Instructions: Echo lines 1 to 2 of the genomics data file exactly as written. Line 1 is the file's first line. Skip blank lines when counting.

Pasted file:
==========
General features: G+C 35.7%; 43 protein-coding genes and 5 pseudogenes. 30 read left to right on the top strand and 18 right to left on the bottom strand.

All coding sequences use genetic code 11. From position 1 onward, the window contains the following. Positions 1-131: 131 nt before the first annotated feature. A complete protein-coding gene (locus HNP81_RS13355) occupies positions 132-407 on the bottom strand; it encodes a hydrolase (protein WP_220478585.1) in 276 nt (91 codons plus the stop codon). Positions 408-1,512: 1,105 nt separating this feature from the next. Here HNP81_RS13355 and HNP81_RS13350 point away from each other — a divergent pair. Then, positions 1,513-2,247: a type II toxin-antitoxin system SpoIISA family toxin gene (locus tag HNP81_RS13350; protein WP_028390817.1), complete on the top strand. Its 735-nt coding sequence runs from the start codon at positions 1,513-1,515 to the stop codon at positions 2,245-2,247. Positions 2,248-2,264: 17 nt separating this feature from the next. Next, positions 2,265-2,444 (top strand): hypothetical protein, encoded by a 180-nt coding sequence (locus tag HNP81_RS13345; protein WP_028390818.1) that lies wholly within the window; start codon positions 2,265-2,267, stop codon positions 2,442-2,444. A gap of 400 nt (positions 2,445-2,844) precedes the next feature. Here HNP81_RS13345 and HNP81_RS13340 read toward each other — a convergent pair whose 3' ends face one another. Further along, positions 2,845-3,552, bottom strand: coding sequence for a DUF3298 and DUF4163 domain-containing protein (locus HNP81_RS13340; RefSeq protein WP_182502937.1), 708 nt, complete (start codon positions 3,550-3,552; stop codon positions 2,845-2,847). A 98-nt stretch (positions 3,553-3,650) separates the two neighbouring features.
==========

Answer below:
General features: G+C 35.7%; 43 protein-coding genes and 5 pseudogenes. 30 read left to right on the top strand and 18 right to left on the bottom strand.

All coding sequences use genetic code 11. From position 1 onward, the window contains the following. Positions 1-131: 131 nt before the first annotated feature. A complete protein-coding gene (locus HNP81_RS13355) occupies positions 132-407 on the bottom strand; it encodes a hydrolase (protein WP_220478585.1) in 276 nt (91 codons plus the stop codon). Positions 408-1,512: 1,105 nt separating this feature from the next. Here HNP81_RS13355 and HNP81_RS13350 point away from each other — a divergent pair. Then, positions 1,513-2,247: a type II toxin-antitoxin system SpoIISA family toxin gene (locus tag HNP81_RS13350; protein WP_028390817.1), complete on the top strand. Its 735-nt coding sequence runs from the start codon at positions 1,513-1,515 to the stop codon at positions 2,245-2,247. Positions 2,248-2,264: 17 nt separating this feature from the next. Next, positions 2,265-2,444 (top strand): hypothetical protein, encoded by a 180-nt coding sequence (locus tag HNP81_RS13345; protein WP_028390818.1) that lies wholly within the window; start codon positions 2,265-2,267, stop codon positions 2,442-2,444. A gap of 400 nt (positions 2,445-2,844) precedes the next feature. Here HNP81_RS13345 and HNP81_RS13340 read toward each other — a convergent pair whose 3' ends face one another. Further along, positions 2,845-3,552, bottom strand: coding sequence for a DUF3298 and DUF4163 domain-containing protein (locus HNP81_RS13340; RefSeq protein WP_182502937.1), 708 nt, complete (start codon positions 3,550-3,552; stop codon positions 2,845-2,847). A 98-nt stretch (positions 3,553-3,650) separates the two neighbouring features.